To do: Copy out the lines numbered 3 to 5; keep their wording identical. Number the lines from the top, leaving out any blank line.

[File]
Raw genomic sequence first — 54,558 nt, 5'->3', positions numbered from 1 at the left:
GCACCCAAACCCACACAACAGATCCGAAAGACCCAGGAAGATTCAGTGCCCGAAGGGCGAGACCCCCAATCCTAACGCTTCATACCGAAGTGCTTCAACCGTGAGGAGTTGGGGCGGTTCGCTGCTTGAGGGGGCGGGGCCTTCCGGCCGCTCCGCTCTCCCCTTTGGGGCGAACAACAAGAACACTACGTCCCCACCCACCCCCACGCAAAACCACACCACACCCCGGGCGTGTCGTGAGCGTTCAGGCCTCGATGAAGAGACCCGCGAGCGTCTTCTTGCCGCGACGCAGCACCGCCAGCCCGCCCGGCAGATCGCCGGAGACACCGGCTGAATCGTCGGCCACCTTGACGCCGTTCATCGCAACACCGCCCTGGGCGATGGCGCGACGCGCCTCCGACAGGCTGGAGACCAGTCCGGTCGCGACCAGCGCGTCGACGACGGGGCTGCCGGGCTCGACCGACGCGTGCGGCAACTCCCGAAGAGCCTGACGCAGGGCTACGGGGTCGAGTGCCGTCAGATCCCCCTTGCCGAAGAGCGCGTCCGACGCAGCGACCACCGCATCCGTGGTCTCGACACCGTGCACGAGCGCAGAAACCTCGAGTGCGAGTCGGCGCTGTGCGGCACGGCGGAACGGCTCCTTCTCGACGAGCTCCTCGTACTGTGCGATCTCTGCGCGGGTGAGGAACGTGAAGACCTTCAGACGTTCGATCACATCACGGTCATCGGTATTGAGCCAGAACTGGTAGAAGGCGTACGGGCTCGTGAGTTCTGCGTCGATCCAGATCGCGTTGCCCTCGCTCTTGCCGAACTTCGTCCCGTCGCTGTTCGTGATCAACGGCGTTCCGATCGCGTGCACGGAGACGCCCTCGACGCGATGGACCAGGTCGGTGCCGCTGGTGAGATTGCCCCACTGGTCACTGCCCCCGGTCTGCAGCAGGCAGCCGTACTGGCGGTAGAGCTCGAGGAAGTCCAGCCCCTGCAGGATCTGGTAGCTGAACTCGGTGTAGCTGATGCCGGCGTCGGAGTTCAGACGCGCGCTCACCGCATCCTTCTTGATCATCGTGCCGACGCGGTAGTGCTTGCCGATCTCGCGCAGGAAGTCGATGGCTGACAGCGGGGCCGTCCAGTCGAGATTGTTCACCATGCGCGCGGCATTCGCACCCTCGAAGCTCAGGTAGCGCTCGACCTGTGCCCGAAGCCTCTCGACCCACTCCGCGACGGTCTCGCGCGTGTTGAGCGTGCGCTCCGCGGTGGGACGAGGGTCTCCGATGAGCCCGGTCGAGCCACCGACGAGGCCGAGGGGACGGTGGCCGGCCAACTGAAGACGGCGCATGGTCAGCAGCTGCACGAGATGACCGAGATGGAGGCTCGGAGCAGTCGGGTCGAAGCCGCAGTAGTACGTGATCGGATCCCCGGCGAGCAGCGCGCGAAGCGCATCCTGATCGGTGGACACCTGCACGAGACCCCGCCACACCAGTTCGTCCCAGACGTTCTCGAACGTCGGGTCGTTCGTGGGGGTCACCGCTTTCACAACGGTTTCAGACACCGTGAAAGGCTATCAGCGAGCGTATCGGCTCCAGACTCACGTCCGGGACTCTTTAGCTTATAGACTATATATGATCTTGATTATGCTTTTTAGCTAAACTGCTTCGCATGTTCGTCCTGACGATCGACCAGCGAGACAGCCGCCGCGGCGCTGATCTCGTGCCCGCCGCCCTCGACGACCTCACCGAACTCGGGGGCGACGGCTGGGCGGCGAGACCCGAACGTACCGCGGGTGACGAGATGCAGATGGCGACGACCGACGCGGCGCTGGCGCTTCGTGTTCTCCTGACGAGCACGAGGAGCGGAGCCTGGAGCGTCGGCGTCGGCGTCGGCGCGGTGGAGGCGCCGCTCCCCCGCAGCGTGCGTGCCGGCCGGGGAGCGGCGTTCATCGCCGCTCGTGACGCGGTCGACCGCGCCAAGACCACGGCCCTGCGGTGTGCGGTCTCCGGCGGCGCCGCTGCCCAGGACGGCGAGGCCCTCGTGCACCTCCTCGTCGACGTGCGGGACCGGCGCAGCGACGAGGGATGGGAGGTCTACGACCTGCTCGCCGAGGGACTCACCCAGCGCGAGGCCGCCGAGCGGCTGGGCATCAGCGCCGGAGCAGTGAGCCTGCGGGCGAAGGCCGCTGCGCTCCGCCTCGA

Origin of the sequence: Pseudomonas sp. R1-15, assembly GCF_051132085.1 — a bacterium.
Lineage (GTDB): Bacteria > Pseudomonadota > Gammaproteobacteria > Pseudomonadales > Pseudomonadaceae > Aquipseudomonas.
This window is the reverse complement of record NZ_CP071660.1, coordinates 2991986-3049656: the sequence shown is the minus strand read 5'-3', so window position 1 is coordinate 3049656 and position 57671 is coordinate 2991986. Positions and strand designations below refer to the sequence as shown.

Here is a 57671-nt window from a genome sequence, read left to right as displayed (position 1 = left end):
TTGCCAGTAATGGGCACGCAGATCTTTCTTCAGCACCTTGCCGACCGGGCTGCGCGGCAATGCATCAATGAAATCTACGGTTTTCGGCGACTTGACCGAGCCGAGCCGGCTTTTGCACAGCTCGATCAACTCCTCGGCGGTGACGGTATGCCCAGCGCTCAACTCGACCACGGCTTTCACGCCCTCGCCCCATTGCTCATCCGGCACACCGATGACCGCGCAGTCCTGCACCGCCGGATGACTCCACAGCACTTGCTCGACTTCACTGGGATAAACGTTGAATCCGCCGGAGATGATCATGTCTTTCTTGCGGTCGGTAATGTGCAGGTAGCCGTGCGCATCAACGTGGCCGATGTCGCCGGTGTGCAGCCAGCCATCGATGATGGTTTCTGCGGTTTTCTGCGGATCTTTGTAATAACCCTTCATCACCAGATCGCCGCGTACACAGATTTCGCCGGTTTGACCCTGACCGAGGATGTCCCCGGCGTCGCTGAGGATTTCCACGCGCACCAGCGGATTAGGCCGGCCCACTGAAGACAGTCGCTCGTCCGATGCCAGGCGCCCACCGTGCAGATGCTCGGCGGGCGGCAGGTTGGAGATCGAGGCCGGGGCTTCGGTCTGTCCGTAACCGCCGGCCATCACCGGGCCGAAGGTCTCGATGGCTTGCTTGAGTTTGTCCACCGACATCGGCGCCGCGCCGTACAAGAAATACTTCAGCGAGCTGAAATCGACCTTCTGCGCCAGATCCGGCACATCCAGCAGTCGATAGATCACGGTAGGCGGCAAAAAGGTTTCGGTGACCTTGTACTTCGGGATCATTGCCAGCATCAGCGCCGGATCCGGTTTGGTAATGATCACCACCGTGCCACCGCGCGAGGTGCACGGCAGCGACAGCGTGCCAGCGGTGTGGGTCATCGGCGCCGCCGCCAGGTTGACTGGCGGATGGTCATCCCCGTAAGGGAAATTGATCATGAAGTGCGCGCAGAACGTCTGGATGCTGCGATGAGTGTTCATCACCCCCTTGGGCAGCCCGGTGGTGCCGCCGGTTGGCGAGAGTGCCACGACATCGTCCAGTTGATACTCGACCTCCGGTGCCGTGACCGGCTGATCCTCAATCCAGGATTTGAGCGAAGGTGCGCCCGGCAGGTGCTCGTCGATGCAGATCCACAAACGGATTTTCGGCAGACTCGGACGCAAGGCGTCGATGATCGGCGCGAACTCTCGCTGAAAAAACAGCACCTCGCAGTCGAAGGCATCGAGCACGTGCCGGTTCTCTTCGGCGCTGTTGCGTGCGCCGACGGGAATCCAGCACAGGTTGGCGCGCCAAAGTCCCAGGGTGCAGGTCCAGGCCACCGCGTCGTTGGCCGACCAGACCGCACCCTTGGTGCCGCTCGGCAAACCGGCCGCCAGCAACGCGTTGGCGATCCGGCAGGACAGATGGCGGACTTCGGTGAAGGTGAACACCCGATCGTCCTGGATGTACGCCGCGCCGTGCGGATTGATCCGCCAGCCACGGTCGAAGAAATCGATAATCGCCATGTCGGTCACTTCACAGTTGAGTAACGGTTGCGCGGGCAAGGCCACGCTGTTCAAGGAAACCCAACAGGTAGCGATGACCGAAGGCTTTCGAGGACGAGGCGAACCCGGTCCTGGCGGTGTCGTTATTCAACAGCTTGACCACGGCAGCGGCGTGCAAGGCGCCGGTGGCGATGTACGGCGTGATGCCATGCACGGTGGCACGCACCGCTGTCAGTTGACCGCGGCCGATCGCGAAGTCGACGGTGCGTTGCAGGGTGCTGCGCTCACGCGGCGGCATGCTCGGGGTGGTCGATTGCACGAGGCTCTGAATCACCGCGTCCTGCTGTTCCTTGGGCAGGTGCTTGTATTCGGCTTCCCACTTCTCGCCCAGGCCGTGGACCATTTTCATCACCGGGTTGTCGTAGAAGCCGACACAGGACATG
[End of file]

Origin of the sequence: Pseudomonas sp. R1-15, assembly GCF_051132085.1 — a bacterium.
Lineage (GTDB): Bacteria > Pseudomonadota > Gammaproteobacteria > Pseudomonadales > Pseudomonadaceae > Aquipseudomonas.
This window is the reverse complement of record NZ_CP071660.1, coordinates 2991986-3049656: the sequence shown is the minus strand read 5'-3', so window position 1 is coordinate 3049656 and position 57671 is coordinate 2991986. Positions and strand designations below refer to the sequence as shown.